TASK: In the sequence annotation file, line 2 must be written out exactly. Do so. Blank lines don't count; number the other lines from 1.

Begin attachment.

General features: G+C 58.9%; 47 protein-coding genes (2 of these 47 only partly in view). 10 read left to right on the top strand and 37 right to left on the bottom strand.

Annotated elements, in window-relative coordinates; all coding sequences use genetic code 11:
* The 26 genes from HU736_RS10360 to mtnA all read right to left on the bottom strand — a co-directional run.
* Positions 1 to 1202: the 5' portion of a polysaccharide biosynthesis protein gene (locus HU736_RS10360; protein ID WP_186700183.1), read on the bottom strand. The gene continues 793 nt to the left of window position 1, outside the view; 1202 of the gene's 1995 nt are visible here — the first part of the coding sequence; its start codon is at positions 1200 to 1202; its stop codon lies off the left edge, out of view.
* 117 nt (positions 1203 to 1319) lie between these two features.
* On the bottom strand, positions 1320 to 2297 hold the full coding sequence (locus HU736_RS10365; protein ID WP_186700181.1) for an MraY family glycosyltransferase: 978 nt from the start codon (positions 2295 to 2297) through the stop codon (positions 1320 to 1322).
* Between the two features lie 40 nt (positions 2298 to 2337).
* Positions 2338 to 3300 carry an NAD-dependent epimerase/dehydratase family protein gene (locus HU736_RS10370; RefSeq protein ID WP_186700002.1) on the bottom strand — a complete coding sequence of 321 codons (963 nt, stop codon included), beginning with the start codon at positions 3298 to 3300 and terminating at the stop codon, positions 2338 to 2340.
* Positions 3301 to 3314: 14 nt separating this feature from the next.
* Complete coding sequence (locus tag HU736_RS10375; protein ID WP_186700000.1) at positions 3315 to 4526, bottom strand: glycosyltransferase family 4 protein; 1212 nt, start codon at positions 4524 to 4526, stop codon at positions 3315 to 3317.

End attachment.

Annotated elements, in window-relative coordinates; all coding sequences use genetic code 11: